Fractured teeth


A tooth fracture is a break or crack in the hard shell of the tooth. The outer shell of the tooth is called the enamel. It protects the softer inner pulp of the tooth that contains nerves and blood vessels. That tooth enamel can withstand a lot of wear and tear. But as we live longer, and expose our teeth to stresses like clenching, grinding or chewing on hard objects, we can put our smiles at risk

A serious fracture is one that exposes both the dentin and the pulp tissue and should be treated promptly. The tooth may be displaced and loose, and the gums may bleed

Fractured teeth 1Case 1 Before
Fractured teeth 2Case 2 Before
Fractured teeth 3Case 3 Before


The treatment of your fractured teeth depends on the type, location, and severity of the crack.

Cuspal Fracture: When a cusp or the pointed part of the chewing surface of your tooth becomes weakened, the cusp will fracture. Part of the cusp may break off or may need to be removed by our dentists.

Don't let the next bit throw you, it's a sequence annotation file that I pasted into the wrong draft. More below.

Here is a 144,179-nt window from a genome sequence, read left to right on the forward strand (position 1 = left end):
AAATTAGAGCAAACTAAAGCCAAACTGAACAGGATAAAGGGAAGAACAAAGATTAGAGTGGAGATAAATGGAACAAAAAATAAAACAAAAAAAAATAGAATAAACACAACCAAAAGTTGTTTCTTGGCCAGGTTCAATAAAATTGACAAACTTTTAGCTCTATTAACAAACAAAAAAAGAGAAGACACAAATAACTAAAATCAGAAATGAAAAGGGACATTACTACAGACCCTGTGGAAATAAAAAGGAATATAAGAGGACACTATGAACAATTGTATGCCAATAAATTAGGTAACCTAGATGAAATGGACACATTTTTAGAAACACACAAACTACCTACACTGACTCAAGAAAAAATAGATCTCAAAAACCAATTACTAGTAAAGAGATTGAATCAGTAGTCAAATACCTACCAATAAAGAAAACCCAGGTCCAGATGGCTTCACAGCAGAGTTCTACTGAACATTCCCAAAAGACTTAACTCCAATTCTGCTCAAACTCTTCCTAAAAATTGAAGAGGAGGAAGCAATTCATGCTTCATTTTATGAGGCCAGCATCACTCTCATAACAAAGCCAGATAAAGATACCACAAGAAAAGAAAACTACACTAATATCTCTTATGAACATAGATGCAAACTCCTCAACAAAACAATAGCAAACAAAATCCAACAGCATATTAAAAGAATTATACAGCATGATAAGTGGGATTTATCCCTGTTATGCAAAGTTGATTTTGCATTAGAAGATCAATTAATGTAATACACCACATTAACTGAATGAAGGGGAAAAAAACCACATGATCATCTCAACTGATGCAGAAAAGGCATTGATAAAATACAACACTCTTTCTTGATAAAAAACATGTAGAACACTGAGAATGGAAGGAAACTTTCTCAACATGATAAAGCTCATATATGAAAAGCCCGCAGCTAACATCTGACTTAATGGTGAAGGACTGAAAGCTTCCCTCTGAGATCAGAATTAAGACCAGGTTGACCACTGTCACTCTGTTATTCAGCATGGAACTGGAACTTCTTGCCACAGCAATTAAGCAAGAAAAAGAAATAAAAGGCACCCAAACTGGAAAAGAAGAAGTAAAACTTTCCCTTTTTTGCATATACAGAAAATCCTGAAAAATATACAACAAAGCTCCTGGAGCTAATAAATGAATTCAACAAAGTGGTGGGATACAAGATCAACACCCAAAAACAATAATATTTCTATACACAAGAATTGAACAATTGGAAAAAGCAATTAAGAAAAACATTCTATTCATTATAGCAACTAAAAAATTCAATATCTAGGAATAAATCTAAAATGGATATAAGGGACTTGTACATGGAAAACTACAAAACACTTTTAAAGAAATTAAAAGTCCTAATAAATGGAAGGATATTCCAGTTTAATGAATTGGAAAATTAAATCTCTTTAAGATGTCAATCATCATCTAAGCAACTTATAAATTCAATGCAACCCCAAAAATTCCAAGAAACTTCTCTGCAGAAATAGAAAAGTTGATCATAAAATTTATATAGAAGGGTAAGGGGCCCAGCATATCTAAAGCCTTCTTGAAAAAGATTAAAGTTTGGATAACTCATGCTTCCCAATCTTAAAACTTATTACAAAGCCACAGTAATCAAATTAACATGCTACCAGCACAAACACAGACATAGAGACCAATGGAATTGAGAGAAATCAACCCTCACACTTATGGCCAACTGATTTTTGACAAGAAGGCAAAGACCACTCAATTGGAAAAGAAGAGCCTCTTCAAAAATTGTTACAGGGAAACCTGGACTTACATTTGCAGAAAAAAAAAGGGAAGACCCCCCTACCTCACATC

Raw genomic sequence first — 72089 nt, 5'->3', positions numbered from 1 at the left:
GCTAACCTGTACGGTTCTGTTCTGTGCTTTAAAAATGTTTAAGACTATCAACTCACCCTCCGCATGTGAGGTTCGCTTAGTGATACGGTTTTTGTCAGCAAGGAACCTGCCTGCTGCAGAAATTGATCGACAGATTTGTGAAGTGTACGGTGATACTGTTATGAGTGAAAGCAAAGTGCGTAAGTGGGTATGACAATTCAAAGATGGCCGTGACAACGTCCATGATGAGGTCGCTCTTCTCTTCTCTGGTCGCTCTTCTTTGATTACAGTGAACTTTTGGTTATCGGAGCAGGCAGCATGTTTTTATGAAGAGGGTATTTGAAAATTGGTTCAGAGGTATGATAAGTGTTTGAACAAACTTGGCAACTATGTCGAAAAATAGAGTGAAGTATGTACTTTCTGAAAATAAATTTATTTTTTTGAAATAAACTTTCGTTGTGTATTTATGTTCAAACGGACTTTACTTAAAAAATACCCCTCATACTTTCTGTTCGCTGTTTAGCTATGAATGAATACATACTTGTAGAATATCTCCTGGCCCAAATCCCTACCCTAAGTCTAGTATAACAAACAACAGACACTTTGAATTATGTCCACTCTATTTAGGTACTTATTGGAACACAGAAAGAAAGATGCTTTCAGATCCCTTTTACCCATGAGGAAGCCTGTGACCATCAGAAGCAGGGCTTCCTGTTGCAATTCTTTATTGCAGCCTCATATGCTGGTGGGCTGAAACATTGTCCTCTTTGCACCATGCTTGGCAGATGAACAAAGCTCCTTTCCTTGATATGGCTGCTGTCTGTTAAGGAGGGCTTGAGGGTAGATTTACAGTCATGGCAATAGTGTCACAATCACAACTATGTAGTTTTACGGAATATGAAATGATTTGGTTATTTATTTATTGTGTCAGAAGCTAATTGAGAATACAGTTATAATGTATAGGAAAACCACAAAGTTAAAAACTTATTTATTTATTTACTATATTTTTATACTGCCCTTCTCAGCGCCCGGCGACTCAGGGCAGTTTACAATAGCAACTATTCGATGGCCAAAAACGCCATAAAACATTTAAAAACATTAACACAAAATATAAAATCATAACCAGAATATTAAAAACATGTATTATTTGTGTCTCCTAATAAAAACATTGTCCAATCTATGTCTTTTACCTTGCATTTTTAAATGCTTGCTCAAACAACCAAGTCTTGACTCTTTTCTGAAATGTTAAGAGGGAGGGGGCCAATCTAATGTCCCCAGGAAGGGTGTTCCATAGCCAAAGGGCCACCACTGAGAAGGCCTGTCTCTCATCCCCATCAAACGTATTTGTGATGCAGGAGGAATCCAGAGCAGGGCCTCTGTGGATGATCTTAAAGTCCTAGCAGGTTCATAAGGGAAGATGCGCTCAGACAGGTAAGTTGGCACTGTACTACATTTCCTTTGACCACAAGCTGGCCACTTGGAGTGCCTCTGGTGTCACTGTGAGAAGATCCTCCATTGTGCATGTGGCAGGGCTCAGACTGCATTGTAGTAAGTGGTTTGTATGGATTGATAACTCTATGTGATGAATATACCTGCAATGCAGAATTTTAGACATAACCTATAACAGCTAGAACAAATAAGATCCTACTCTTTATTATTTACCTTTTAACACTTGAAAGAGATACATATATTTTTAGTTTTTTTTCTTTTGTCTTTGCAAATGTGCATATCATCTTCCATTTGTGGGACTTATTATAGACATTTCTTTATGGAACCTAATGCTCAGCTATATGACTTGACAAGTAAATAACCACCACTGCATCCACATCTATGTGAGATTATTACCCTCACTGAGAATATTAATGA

Cracked Tooth: This type of crack extends from the chewing surface of the tooth vertically towards the root and sometimes below the gum line. A cracked tooth is not completely split into two distinct movable segments. If caught early enough, the tooth is usually crowned but endodontic therapy may be needed at a later date (typically in the first 6 months).

Split Tooth: A split tooth is a cracked tooth in which the crack has progressed so there are 2 distinct segments that can be separated from one another. Unfortunately, with today’s technology, a split tooth can never be saved intact.

Fractured teeth 4Case 1 After
Fractured teeth 5Case 2 After
Fractured teeth 6Case 3 After